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Amazon’s autosuggest search feature.
For instance, does someone searching for “mushroom farm” want to buy one of those kits that lets him grow mushrooms in his home, or does he want information on growing mushrooms in general? Maybe he wants to know which areas of the country produce certain kinds of mushrooms based on the location of mushroom farms.
As the largest ecommerce site and de facto product search engine, Amazon is an important place to optimize product content. However, since Amazon doesn’t share keyword data with its merchants, optimization is very difficult.
A report on Amazon keywords from MerchantWords.
A new breed of keyword tools has emerged to determine which keywords are most valuable to Amazon merchants. All of these tools use Amazon’s autosuggest feature to collect the keywords that people commonly search for on Amazon. Autosuggest, as shown below, enables customers to choose a search phrase suggested based on what they were typing, instead of having to type in the entire search phrase.
You can use Google’s keyword data from the keyword planner as a proxy for optimizing Amazon content. However, it’s likely that shoppers search differently on a purely ecommerce site than they do on an all-purpose search engine.
Price: Free trial with a limit of three keywords per day; $16 lifetime basic subscription; other options available.
One of the features that this tool has that I haven’t seen elsewhere is that it also prompts autosuggest for additional keywords by appending the keyword you entered with each letter of the alphabet one at a time and scraping those autosuggest phrases.
Each of these tools provides a piece of the data, but none provides the full picture. If I were building an Amazon keyword tool, I’d want the following combination from all five.
Google Keyword Planner.
SEO Chat uses a three-stage process. Type in a keyword, or part of a keyword, and the tool will proceed to scrape the words that Amazon autosuggests in its search box. The image below shows the first stage results for “mushroom kit.”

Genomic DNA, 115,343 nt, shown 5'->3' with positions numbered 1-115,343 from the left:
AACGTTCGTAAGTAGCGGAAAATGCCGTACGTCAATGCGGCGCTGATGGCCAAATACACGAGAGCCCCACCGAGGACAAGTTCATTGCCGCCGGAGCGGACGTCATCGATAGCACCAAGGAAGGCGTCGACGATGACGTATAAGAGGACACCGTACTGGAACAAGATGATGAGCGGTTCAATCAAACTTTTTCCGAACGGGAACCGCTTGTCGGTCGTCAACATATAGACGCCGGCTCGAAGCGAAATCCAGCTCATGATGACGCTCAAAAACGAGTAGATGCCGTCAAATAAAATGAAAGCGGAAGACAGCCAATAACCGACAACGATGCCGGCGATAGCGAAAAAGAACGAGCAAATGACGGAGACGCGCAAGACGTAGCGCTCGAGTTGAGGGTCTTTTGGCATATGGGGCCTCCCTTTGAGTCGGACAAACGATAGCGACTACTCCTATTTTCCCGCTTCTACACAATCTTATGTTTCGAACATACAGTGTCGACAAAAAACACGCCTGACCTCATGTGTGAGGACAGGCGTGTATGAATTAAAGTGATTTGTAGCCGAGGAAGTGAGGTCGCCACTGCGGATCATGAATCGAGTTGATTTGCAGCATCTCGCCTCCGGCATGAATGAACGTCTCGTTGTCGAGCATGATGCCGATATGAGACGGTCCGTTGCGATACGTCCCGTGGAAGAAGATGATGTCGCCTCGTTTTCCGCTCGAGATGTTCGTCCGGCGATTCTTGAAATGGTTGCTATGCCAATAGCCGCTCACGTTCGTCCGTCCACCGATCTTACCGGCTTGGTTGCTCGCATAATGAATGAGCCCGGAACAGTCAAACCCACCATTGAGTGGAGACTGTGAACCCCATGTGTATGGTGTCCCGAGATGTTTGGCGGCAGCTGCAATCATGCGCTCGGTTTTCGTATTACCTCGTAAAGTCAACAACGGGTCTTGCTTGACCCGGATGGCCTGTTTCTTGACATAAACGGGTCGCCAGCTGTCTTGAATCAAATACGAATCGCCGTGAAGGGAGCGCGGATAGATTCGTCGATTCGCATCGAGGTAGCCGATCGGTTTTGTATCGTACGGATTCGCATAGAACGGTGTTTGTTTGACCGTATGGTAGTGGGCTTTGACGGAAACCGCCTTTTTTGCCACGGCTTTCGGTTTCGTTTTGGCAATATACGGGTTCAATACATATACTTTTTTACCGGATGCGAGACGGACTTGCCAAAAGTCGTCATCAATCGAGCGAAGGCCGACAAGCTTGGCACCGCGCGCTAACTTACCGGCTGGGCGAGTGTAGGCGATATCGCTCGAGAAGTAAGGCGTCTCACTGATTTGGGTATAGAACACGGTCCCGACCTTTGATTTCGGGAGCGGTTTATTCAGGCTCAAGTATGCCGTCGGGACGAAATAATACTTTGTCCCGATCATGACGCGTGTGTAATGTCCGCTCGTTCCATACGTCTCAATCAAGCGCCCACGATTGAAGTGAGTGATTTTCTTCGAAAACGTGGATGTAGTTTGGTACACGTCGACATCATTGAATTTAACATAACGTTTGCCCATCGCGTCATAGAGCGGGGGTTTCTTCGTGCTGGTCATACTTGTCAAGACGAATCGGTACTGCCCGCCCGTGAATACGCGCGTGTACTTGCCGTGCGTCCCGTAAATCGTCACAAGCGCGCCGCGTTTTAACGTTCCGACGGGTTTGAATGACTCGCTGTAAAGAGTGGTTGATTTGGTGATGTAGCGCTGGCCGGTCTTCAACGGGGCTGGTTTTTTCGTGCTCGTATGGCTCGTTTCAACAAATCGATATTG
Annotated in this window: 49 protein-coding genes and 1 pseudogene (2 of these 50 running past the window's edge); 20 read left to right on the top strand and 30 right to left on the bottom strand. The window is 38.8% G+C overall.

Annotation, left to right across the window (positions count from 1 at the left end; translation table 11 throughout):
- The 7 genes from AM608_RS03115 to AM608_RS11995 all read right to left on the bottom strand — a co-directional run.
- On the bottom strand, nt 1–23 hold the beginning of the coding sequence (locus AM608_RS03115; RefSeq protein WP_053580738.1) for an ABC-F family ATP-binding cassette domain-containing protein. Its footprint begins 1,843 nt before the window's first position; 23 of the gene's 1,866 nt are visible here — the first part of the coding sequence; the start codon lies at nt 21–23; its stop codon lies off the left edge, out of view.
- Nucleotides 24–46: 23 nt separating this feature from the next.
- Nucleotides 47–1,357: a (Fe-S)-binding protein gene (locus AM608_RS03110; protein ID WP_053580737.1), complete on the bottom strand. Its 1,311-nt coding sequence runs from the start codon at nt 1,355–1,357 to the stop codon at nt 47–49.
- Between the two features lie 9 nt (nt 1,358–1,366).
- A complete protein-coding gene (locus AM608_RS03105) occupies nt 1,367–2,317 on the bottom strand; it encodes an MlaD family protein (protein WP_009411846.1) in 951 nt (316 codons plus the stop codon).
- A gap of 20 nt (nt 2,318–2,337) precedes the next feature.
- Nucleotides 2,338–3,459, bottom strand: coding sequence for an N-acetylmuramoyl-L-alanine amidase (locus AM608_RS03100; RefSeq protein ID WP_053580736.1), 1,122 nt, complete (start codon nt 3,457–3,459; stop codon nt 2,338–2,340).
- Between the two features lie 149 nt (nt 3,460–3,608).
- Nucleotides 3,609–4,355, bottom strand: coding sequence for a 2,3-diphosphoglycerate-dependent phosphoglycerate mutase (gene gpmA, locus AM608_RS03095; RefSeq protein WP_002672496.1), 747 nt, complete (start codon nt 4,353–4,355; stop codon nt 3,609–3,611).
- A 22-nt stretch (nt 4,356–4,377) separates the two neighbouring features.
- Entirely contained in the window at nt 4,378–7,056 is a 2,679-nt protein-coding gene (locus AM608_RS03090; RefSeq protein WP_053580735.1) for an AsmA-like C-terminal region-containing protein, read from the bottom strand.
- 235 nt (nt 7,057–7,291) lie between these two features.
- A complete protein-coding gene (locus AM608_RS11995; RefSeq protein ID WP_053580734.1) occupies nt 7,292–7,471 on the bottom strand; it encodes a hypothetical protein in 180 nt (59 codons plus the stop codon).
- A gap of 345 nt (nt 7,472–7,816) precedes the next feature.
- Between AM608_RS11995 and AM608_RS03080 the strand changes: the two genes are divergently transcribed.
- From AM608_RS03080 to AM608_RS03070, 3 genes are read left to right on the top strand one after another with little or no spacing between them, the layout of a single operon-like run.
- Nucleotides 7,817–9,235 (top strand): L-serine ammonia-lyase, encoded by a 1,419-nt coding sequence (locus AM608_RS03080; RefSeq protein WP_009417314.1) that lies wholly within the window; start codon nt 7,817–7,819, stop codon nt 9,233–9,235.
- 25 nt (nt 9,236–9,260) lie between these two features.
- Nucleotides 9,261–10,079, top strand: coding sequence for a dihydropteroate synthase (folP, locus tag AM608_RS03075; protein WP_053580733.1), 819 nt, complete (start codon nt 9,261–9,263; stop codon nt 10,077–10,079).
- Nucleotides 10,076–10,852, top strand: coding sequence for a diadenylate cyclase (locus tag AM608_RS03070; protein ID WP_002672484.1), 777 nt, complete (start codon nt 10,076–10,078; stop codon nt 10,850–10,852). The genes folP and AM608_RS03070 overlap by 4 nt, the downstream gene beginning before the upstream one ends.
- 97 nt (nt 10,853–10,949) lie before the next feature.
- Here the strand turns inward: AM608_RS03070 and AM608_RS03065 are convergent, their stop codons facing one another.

None of these tools provides the data we truly need: keyword data from Amazon itself. In the absence of that data, the tools above offer some insight as we work to drive as many Amazon customers as possible to purchase our products.
Still, the rank data is interesting, and I’d love to use it as a mashup with SEO Chat’s keyword suggestions and Google Keyword Tool’s monthly searches data. You need at least the $16 lifetime license to get data on more than three keywords per day, so consider that as you’re evaluating the tool.
MerchantWords is the only major keyword tool that provides the ability to narrow the search to a specific Amazon category and reports the dominant categories in which products that match those searches are found, as shown below.
SEO Chat Keyword Suggest Tool.
However, the tool goes so deep that I’m not sure it will ever complete. If it takes an hour to get to 96 percent completion on “mushroom kit,” how long would a broader keyword take to complete?
Also, I couldn’t find an export button. Perhaps a button appears when the report finishes running, but again, I’m not sure how long that would take. You can just copy and paste into a spreadsheet since all the data seems to load on a single page. But that’s clumsy and leads to formatting issues when you paste it into Excel.
I appreciate the feature that allows you to remove types of words. In the image above, I clicked on “kitchen” and “décor,” among others, to make the keyword set more relevant. This is a brilliant feature that all keyword tools should offer.
However, MerchantWords uses an algorithm to determine the number of searches in Amazon per month for keywords related to the word or phrase you enter. I am suspicious of the monthly numbers shown.
In Google, ecommerce searches with purchase intent and informational searches are blended together. But consumers on Amazon are definitely searching with purchase intent. So using keyword data from the Google Keyword Planner without applying some sort of Amazon filter presents a skewed picture of the types and numbers of searches conducted for products on Amazon.
Read a more detailed description of what the tool does here.
Enter your base term and the tool will create a list of the most popular keyword phrases that all start with your core term – using Google, Amazon, YouTube, and Bing "Suggest" data bases. The information you get from the Google keyword suggestion tool (by Jim Boykin) can be used for content opportunities and more.
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